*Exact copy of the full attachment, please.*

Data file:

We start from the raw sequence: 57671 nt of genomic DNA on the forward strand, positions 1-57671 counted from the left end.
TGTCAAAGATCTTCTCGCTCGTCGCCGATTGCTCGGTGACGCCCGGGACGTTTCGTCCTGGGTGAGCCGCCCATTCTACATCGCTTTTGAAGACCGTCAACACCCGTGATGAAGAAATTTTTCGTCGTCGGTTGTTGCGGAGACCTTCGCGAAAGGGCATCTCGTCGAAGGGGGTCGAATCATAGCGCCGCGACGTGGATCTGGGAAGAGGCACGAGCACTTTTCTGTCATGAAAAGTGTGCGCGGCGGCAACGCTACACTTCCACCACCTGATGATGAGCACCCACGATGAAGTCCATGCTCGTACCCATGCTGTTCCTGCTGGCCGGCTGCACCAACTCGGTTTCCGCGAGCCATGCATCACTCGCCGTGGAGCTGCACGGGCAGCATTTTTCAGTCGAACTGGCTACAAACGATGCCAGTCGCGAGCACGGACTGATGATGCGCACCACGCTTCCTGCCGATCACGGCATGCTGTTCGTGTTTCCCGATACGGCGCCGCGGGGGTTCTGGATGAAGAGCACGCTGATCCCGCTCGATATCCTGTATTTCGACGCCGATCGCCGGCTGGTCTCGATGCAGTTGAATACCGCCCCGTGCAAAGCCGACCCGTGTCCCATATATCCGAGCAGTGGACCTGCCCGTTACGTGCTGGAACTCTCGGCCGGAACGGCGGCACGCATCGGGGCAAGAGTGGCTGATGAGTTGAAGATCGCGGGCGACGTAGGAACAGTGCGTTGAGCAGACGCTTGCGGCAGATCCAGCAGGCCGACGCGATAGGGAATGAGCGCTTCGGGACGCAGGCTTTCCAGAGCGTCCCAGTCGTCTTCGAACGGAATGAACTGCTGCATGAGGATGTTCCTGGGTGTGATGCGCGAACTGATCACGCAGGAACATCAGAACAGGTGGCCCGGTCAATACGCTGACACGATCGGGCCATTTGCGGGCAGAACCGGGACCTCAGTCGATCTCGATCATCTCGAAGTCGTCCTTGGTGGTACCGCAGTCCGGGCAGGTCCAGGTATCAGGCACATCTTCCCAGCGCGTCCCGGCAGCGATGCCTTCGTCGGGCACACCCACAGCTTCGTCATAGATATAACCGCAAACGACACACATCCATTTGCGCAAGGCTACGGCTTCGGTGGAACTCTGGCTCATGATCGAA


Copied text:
We start from the raw sequence: 57671 nt of genomic DNA on the forward strand, positions 1-57671 counted from the left end.
TGTCAAAGATCTTCTCGCTCGTCGCCGATTGCTCGGTGACGCCCGGGACGTTTCGTCCTGGGTGAGCCGCCCATTCTACATCGCTTTTGAAGACCGTCAACACCCGTGATGAAGAAATTTTTCGTCGTCGGTTGTTGCGGAGACCTTCGCGAAAGGGCATCTCGTCGAAGGGGGTCGAATCATAGCGCCGCGACGTGGATCTGGGAAGAGGCACGAGCACTTTTCTGTCATGAAAAGTGTGCGCGGCGGCAACGCTACACTTCCACCACCTGATGATGAGCACCCACGATGAAGTCCATGCTCGTACCCATGCTGTTCCTGCTGGCCGGCTGCACCAACTCGGTTTCCGCGAGCCATGCATCACTCGCCGTGGAGCTGCACGGGCAGCATTTTTCAGTCGAACTGGCTACAAACGATGCCAGTCGCGAGCACGGACTGATGATGCGCACCACGCTTCCTGCCGATCACGGCATGCTGTTCGTGTTTCCCGATACGGCGCCGCGGGGGTTCTGGATGAAGAGCACGCTGATCCCGCTCGATATCCTGTATTTCGACGCCGATCGCCGGCTGGTCTCGATGCAGTTGAATACCGCCCCGTGCAAAGCCGACCCGTGTCCCATATATCCGAGCAGTGGACCTGCCCGTTACGTGCTGGAACTCTCGGCCGGAACGGCGGCACGCATCGGGGCAAGAGTGGCTGATGAGTTGAAGATCGCGGGCGACGTAGGAACAGTGCGTTGAGCAGACGCTTGCGGCAGATCCAGCAGGCCGACGCGATAGGGAATGAGCGCTTCGGGACGCAGGCTTTCCAGAGCGTCCCAGTCGTCTTCGAACGGAATGAACTGCTGCATGAGGATGTTCCTGGGTGTGATGCGCGAACTGATCACGCAGGAACATCAGAACAGGTGGCCCGGTCAATACGCTGACACGATCGGGCCATTTGCGGGCAGAACCGGGACCTCAGTCGATCTCGATCATCTCGAAGTCGTCCTTGGTGGTACCGCAGTCCGGGCAGGTCCAGGTATCAGGCACATCTTCCCAGCGCGTCCCGGCAGCGATGCCTTCGTCGGGCACACCCACAGCTTCGTCATAGATATAACCGCAAACGACACACATCCATTTGCGCAAGGCTACGGCTTCGGTGGAACTCTGGCTCATGATCGAA